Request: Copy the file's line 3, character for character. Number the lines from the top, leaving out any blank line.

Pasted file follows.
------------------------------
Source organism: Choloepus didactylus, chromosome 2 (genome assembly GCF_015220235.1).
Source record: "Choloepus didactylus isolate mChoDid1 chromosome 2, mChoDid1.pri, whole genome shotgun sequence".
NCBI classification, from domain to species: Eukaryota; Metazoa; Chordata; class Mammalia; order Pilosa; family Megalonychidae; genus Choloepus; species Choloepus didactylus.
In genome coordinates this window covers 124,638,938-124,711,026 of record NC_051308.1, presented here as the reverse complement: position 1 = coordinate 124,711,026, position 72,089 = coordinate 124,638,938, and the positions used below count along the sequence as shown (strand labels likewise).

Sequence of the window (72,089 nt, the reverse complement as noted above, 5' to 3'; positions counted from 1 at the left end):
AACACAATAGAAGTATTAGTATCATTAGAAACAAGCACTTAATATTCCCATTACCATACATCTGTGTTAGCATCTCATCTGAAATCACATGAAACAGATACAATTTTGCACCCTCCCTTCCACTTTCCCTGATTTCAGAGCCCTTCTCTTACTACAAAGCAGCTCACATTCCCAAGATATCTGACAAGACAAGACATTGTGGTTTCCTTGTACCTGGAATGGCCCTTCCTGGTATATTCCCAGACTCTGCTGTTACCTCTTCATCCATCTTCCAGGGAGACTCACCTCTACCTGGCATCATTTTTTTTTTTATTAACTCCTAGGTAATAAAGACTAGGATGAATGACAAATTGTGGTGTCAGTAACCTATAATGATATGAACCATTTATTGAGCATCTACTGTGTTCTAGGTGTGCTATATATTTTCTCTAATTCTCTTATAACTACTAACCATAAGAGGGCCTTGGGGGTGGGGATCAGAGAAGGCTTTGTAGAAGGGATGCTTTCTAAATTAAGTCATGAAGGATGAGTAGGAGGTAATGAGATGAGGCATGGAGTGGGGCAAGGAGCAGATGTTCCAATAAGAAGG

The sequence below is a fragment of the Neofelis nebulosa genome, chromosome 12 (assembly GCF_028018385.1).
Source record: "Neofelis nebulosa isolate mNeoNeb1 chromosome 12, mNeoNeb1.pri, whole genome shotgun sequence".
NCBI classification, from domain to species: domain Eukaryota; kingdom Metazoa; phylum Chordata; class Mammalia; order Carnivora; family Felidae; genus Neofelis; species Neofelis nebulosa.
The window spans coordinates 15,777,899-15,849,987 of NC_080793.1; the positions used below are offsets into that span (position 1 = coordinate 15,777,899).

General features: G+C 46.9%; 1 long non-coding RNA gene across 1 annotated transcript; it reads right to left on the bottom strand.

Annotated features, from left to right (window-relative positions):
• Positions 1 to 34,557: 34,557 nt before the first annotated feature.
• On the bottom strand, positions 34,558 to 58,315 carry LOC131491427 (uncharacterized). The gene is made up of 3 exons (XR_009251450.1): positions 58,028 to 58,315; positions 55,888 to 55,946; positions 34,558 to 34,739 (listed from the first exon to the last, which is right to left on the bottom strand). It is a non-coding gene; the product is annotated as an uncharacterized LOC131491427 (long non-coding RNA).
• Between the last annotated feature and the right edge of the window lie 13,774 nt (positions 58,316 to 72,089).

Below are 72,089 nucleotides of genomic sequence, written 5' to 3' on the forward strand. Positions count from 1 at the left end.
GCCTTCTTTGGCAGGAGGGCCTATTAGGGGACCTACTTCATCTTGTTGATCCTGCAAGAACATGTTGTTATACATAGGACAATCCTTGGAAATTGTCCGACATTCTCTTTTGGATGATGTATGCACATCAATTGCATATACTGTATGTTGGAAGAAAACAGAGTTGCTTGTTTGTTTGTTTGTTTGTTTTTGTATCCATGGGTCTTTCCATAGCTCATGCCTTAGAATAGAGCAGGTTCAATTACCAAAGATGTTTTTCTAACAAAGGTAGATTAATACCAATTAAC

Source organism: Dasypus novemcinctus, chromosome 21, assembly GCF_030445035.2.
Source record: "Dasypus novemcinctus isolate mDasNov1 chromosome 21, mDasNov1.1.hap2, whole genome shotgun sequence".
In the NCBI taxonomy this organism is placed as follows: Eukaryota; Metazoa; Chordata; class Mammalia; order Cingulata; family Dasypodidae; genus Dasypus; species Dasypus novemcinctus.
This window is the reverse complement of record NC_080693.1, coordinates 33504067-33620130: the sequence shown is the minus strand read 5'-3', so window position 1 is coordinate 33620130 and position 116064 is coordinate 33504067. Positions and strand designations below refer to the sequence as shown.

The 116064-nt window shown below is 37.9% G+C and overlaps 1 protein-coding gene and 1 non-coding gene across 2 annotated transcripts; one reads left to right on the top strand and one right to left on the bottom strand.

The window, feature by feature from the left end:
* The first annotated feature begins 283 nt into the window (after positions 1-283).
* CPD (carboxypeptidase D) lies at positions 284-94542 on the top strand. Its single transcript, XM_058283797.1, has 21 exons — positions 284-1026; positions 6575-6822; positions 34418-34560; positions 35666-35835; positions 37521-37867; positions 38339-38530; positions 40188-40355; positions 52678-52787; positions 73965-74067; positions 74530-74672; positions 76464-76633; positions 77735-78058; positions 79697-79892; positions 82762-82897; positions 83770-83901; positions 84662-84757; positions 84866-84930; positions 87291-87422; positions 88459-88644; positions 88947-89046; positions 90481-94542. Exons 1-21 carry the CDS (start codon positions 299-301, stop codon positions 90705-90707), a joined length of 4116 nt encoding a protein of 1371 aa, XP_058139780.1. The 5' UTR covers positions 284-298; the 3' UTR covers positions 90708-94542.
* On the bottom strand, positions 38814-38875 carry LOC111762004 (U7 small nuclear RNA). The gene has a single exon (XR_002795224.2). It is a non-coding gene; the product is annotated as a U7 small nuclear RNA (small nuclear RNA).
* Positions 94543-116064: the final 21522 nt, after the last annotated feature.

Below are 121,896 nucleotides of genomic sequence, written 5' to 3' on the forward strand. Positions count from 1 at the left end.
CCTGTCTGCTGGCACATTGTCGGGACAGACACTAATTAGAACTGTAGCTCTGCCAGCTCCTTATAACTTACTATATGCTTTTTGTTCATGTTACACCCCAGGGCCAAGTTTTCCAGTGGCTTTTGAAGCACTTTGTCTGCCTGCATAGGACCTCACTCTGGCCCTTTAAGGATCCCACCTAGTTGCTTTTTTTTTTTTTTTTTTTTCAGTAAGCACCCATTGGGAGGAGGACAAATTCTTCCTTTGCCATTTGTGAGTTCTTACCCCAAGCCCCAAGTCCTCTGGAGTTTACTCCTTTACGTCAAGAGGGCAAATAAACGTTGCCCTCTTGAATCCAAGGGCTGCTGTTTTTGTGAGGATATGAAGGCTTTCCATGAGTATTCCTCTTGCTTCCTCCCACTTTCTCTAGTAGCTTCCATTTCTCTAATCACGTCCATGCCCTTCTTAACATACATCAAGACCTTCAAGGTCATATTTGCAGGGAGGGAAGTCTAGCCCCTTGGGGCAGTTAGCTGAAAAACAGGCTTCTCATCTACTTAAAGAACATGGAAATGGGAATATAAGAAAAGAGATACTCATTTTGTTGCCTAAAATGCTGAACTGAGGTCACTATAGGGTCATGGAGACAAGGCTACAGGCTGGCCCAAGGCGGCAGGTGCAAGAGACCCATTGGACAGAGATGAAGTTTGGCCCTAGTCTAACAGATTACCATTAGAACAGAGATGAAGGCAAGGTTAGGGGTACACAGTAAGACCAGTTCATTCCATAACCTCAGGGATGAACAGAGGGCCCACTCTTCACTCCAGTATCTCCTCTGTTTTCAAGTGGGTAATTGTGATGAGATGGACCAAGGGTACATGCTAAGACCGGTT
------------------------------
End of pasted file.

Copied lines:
NCBI classification, from domain to species: Eukaryota; Metazoa; Chordata; class Mammalia; order Pilosa; family Megalonychidae; genus Choloepus; species Choloepus didactylus.